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10 Things You Haven’t Tried To Sleep Better

10 Things You Haven’t Tried To Sleep Better

Most of us need to sleep better. Chronic lack of sleep can lead to anxiety, depression, cardiovascular disease and even cancer. The World Health Organization has even listed night work as a carcinogen.

Most people need 7–9 hours of sleep each night. When you get enough sleep, your body is able to physically and mentally recover from your day, so that you are able to face tomorrow with vigor and zest.

It’s up to you to do everything in your power to ensure you improve your sleep. Here are my top ten tips for better sleep.

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1. Have a regular sleep and wake cycle.

If you go to bed and get up at the same time every day, you will train your body to have a regular sleep and wake cycle. If you are going to bed at different times and getting up early during the week while sleeping in at the weekend, your body doesn’t know what to do. With a regular sleep/wake cycle, your body will adapt and you will have more energy in the mornings.

2. Exercise regularly.

Regular exercise burns off all your excess energy, meaning you will feel more rested in the evening. Experiment with your exercise times. Some people feel energized after exercise and can’t sleep straight away and some people are OK with exercise before bed. Try exercising in the morning and evening and see what works best for you.

3. Include regular stretching.

If your muscles and joints are sore from either lots of exercise, or not enough exercise, you may feel uncomfortable in bed. Add some stretching or even some light yoga in the evenings before bed time to help loosen your muscles and unwind from the day.

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4. Focus on your breathing.

If you are the type to toss and turn for a long time, try this simple exercise: lie on your back with your arms by your sides. Take a long full breath in and exhale slowly. Feel the air enter and leave your lungs. Repeat 10 times. By the time you get to 5 or 6 you should be feeling very relaxed, and maybe you will even have fallen asleep by then.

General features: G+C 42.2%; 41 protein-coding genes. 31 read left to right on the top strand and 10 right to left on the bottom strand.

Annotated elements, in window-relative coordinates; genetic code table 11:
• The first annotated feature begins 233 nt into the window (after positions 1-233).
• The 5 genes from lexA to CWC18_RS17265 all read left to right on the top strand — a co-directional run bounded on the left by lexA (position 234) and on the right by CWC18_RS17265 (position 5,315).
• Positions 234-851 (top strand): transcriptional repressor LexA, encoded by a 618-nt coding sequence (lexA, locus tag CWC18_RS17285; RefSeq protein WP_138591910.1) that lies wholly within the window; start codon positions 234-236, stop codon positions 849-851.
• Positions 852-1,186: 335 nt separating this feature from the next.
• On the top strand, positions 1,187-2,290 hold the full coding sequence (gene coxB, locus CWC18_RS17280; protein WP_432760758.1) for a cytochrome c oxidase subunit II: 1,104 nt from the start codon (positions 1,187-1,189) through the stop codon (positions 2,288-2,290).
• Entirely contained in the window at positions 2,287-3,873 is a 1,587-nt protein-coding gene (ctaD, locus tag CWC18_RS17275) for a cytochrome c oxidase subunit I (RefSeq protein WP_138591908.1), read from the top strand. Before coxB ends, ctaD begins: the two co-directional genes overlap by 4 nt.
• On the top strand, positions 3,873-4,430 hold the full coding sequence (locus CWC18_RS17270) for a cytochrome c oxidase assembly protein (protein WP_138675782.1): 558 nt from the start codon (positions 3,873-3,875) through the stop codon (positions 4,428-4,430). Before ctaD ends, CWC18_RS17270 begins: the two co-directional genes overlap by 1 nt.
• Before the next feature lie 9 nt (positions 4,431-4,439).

5. Accept your worries.

If your worries are keeping you awake at night, remember that it is OK and perfectly normal to have worries and concerns. Accept that this is normal, and it is OK to forget about them while you go to sleep.

6. Write tomorrow’s to-do list tonight.

If you have a long list of worries or things you need to do, don’t wait until tomorrow to take action. Before you go to bed, write a list of your most important tasks to do tomorrow. Once you have gotten these thoughts on paper, and you are mentally prepared for tomorrow, your mind will know it can rest now and you can get some sleep. Keep a pen and paper by your bed if you think of things in the middle of the night.

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7. Reduce caffeine intake.

We all know that we should reduce our caffeine intake in the afternoon so that it doesn’t keep us awake. Unfortunately some of us need to reduce it further or eliminate it altogether. Some people metabolize caffeine quickly. If you are one of these lucky people, then simply stop drinking caffeine after 3pm and it shouldn’t affect your sleep. Other people metabolize caffeine slowly. If you suspect you might be one of those people, try eliminating caffeine completely. Or if you can’t do that, don’t drink it after 10am.

8. Dim your lights.

Bright lights tell our brain that it is day time and we should be awake. When it gets dark outside, then you should also make it darker in your house. Have less lights on in the house, or dim them if you can. This will tell your brain that it is night time and it’s time to wind down and go to sleep soon.

9. Switch off electronic media.

The blue light that emits from televisions, computer screens, tablets and phone screens also tells our brain to stay awake. An hour or two before bed, it’s time to switch off your electronics. Spend this time with your family or read a good book. If you must use your electronics, purchase a blue light screen filter for your gadgets.

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10. Keep your bedroom sacred.

Your bedroom is for two things only: sleep and sex. If you use your laptop in bed, or your phone, or if you watch television in bed, then you are signalling to your brain that bed time is not necessarily sleep time. Train your brain to accept that bed time is for sleep and sex only. This is training your brain to relax in bed, so you will sleep better.

Now you are armed with some of the best tips for getting better sleep. Try one at a time, or try them all at once. Better sleep = Better health.

Featured photo credit: Supermoon 2013 Over NYC / Bob Jagendorf via flickr.com